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Town Planning Review: COVID-19 Viewpoint Series

Now available Ahead of Print, Town Planning Review COVID-19 Viewpoints. With over 50 Viewpoints from thought leaders in both the academic and professional communities, looking at the impact of the pandemic on how we live, work, and play.

The Viewpoints will be free to read for a six-month period, read the full collection on the TPR webpage.

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We hear from the Co-Editors of Town Planning Review, Daniel Baldwin Hess, Alex Lord, and John Sturzaker, Policy & Practice Editor, Olivier Sykes and Bertie Dockerill, Editorial Assistant, about putting the COVID-19 pandemic into perspective as urban planning scholars react to a changed world.

What prompted the series of Viewpoints on the COVID-19 pandemic?

Planning has always been shaped by events as well as the evolving ideas and practices within the discipline. Twelve months ago, the TPR editorial team, and perhaps a majority of the journal’s readers, had never heard the term ‘novel coronavirus’. Yet by March 2020 the COVID-19 pandemic had spread across the world and changed many aspects of our life in ways and at a speed that seemed inconceivable. It seemed important to facilitate a conversation within the discipline to reflect on the effects and implications of this.

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Why is an urban and planning perspective on the pandemic important?

We are now living in a world where most people live in cities in urban areas. Some have even termed this ‘the urban century’. This is reflected in debates and agreements such as the UN’s 2030 Sustainable Development Goals (SDG11) and the Urban Agenda. As most people now live in urban contexts it was inevitable that many of the effects and responses to the pandemic would be manifested in such settings. As planners, we study cities, settlement patterns, social conditions, urban change, environmental conditions, etc. and seemingly every aspect of urban life was affected by the pandemic through, for example “lockdowns”, restrictions on movement and interactivity, and other safety precautions. It seemed important to provide an outlet for planning scholars to swiftly respond to this. Both to document the immediate impacts and to explore ongoing and future implications for planning – for example, to consider how cities might need to change in the future, and to reflect upon how planners could and should respond.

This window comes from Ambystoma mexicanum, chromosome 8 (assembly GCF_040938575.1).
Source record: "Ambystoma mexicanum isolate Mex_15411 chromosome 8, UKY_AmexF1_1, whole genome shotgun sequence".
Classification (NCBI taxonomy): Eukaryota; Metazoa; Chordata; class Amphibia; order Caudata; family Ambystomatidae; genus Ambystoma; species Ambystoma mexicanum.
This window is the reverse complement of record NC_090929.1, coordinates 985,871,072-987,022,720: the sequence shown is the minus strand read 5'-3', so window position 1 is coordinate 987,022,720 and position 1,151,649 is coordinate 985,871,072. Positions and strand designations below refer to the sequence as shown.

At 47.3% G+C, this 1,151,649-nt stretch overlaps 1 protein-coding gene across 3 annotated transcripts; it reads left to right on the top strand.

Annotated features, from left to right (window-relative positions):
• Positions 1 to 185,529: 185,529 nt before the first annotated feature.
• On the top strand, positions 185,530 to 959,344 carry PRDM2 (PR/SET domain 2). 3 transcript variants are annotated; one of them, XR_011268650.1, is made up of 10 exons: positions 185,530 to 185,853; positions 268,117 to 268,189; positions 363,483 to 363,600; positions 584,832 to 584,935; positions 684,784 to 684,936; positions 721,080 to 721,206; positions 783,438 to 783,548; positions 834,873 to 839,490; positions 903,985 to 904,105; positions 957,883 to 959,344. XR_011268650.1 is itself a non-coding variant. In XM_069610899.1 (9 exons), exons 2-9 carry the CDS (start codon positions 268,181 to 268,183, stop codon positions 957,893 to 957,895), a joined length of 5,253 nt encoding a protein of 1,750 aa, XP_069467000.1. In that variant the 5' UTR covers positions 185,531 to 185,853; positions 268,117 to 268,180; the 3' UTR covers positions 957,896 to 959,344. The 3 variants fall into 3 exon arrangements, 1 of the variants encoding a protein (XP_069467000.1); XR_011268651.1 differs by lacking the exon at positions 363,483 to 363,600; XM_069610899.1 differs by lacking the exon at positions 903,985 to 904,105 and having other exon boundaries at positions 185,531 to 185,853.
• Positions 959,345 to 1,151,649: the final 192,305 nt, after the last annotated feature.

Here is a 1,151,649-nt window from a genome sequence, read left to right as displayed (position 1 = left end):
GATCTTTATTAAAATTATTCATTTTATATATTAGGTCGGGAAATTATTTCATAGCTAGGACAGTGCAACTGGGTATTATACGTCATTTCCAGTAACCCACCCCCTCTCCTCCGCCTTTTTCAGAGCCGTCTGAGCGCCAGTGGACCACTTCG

The links between planning and public health reach to the origins of the discipline. How has this relationship evolved over time?

Yes, it is true that the origins of planning as a profession are closely intertwined with public health concerns. For example, from the late nineteenth century onwards it was seen as being necessary to take action in response to the dire conditions of cities in the industrialising and urbanising global “West”. Since then, planning and planners have broadened their focus, over the course of the twentieth century, to encompass the wide range of topics we now see reflected in Town Planning Review.

To some extent health became one amongst many issues planning was expected to respond to, and with generally improving conditions in many places (often down to planning!), its centrality to the discipline was perhaps reduced. However, in the years preceding 2020, there was already growing evidence to show that planning was re-engaging with health concerns, principally around non-communicable diseases, for example ill-health associated with so-called “obesogenic” urban environments in contexts across the globe. The rapid re-engagement of planning scholars, and indeed the whole world, with communicable disease, shows how events and historical ‘conjunctures’ shape the focus and content of planning.